JOHN LIVINGST0NE was the son of William Livingstone, tho minister of Kilsyth, and was born there in 1603. He was blessed with godly parents, and, above all, he was himself, and that early, the subject of regenerating grace. In his Autobiography, he tells of the workings of God the Spirit upon his heart while he was very young, leading him to earnest prayer and to holy delight in the study of the Divine Word.
Though not resolved when he was prosecuting his education in its earlier stages to devote himself to the work of the ministry, he was afterwards led in thin direction by Providences of a peculiar kind. On the second day of January, 1625, he delivered his first sermon in his father’s pulpit. He gave good promise of becoming an able and zealous minister of the New Testament
On account of opposition to him on the part of the Prelatie party because of his strong sympathy with Scriptural doctrine and purity, several parishes were prevented giving him calls. In the summer of 1630 he received an invitation to go to Ireland, and accept a call which the Parish of Killinchy was ready to offer him.
Only for a year was be to discharge the office of the ministry there without molestation. For nonconformity he was suspended by the Bishop of Down. About a year later the sentence of deposition was reversed, and Livingstone entered anew upon his ministerial labours.
In 1635, he was again suspended, and no prospect of restoration appearing, he determined to go to New England. Almost overwhelmed by a storm near Newfoundland, he and his associates resolved to return to the shores of Ireland, Learning soon after his arrival there, that a warrant was issued for his apprehension, he crossed to Scotland, and sojourned for a time in the vicinity of Edinburgh.
In 1638, he was engaged in the Renovation of the National Covenant, and in receiving throughout various parts of the country signatures to that deed. In the same year, he was settled as minister of Stranraer. He also attended the celebrated Reforming Assembly held at Glasgow that year, and heartily supported its procedure and decisions. In 1648, by the desire of the General Assembly, he was translated from Stranraer to Kencrum in Teviotdale.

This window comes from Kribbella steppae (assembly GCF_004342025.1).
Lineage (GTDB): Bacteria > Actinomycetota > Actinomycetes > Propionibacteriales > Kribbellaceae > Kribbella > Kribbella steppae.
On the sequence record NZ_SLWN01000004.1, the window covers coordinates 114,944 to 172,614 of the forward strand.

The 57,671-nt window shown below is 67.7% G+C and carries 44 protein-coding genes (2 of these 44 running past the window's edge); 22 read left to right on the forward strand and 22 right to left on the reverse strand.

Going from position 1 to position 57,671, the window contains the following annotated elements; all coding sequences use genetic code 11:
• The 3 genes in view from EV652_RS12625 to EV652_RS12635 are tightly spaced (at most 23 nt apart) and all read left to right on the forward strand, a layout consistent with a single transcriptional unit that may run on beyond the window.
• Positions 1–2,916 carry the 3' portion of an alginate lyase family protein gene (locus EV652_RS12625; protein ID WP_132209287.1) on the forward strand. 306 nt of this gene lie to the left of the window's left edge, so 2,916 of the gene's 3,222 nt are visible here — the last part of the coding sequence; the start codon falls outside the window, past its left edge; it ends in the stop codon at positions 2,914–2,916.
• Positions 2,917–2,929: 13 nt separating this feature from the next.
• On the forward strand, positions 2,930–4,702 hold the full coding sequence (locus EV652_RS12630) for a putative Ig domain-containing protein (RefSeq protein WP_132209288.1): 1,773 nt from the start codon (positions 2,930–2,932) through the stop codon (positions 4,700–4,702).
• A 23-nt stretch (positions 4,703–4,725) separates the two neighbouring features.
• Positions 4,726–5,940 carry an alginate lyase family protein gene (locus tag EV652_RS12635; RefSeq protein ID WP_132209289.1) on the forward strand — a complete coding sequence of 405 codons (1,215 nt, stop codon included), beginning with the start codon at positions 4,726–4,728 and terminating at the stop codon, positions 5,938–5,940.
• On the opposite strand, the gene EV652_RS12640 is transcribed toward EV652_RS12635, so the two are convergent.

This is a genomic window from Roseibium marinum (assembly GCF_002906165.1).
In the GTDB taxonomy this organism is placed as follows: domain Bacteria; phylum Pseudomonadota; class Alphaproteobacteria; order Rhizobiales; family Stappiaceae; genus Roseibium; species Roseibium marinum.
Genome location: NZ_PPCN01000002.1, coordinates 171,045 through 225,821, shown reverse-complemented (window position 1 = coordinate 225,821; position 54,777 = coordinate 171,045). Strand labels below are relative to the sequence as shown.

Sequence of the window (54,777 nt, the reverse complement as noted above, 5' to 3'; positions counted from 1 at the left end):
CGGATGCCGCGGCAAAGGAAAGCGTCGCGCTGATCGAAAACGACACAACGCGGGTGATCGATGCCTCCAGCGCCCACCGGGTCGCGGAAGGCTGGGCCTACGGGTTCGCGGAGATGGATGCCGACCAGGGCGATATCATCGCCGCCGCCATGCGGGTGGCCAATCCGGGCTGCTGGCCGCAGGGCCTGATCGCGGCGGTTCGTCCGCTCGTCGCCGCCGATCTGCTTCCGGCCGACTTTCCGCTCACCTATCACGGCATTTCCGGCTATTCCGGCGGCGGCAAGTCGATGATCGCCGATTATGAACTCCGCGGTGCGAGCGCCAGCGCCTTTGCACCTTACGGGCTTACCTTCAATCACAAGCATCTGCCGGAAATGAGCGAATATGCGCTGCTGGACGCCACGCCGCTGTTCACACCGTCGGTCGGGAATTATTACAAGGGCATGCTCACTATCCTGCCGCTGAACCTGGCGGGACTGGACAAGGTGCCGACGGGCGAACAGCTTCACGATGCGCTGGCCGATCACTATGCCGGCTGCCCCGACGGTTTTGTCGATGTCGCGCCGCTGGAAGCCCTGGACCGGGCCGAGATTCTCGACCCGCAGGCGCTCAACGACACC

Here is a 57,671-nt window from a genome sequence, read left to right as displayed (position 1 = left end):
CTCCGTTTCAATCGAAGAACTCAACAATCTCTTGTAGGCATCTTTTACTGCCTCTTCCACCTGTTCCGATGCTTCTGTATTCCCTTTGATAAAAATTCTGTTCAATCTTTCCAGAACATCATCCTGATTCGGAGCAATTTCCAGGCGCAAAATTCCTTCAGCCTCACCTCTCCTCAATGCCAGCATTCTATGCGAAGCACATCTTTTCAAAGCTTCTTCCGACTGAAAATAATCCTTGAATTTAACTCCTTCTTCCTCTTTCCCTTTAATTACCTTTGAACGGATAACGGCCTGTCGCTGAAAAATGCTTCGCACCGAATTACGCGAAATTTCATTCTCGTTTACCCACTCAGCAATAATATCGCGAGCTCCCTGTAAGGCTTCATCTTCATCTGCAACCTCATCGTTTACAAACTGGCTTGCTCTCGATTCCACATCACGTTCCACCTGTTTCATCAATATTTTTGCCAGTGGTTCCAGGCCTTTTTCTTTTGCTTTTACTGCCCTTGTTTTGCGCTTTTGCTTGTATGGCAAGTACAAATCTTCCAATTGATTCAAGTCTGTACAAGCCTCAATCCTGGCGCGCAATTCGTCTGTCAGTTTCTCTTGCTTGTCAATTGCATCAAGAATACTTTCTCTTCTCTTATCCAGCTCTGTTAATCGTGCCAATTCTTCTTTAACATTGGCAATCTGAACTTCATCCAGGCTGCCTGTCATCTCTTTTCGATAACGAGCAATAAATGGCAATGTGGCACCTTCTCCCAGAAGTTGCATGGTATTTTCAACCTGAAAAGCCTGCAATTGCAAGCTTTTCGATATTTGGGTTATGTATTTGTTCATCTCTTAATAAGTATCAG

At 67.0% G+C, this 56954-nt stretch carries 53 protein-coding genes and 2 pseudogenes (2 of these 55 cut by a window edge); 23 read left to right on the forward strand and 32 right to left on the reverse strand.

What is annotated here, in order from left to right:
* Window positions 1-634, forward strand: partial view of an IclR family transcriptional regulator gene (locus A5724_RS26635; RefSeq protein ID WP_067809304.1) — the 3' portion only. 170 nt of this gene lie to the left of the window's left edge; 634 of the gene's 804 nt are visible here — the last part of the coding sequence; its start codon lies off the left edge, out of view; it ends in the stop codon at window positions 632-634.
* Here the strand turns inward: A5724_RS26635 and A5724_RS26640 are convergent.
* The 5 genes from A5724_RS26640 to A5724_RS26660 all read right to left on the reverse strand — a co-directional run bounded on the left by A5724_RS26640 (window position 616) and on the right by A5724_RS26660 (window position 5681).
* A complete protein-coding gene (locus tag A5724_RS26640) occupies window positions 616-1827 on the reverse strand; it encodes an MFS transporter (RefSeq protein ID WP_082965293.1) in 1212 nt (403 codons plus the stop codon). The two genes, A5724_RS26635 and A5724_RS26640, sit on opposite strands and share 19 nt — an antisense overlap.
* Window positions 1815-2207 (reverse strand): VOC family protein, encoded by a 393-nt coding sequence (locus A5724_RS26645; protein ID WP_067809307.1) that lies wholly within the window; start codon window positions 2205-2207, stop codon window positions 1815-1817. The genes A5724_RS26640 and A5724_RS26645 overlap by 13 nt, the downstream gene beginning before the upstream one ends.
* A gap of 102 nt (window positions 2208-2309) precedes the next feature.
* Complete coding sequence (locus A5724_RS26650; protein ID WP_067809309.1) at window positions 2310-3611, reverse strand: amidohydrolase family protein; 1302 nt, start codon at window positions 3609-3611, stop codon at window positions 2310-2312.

As an evidence of the high honour in which he was held, and of his extensive influence, Livingstone was chosen by the Assembly as one of their representatives to treat with the young king Charles at the Hague, with a view to his coronation. With that power of penetration, which was one of the prominent features of his character, he judged the king to be insincere in his professions, and considered him disinclined in heart, as well an in other respects unqualifed, to rule the kingdom according to the Reformed constitution established therein. Nor did he cease to protest against the national step then taken, although the king subscribed the Covenants, and the other Commissioners expressed their full satisfaction.
The storm Livingstone feared would soon arise, began to blow in all its intensity immediately on the Restoration of 1660. As ministers were required to acknowledge the Prelatic power, or remove, he resolved to quit his charge, In the course of his last services, he gave a noble vindication of the right of Christ to reign in His own house, and boldly avowed himself ready to suffer for Christ’s sake. In obedience to a citation of the Council, be voluntarily surrendered and appeared before them. On his examination, and having refused to subscribe the Oath of Allegiance, sentence was pronounced against him that he should leave Edinburgh within forty-eight hours, and within two months depart from the king’s dominions.
In 1662, he arrived at Rotterdam, where he had much joy and consolation in the company of the many faithful men who for like reasons were banished from their native land. Livingatone continued an earnest student. He had a tolerable acquaintance with modern languages, and while in Holland spent a large part of his time in literary work, specially bearing upon the Scriptures. It was when here that he prepared a Latin translation of the Old Testament.
Being an intensely close and persevering student, and having been much exposed by previous vicissitudes, his body began to show symptoms of infirmity and decay. His conversation with relatives and friends when death was drawing near, was sweet and elevating. He was deeply concerned about the condition and prospects of Christ’s Church and cause in Scotland, and many a time did he turn his thoughts to the land of his birth he loved so well. “I would not have people to forecast the worst,” he said to friends as they conversed on this subject, “but there is a dark cloud above the Reformed Churches which prognosticates a coming storm.”
Yet he was sure that the truths of Christ which Scotland covenanted to maintain, would not be obliterated. “I die,” said be, “in the faith that the truths of God, which He hath helped the Church of Scotland to own, shall be owned by Him as truths so long as sun and moon endure.” Of himself more particularly he said, “I have my own faults as well as other men, but He has always made me to abhor shows. I know I have given offence to many through my slackness and negligence, but I forgive, and desire to be forgiven.” And again, “Carry my commendation to Jesus Christ till I come there myself.” With his eye upon his ministry he said, “I cannot say much of great services; yet if ever my heart was lifted up, it wan in preaching of Jesus Christ.”
On the 9th of August, 1672, and in the 78th year of his age, John Livingstone gently passed away. “Them also which sleep in Jesus, will God bring with Him"

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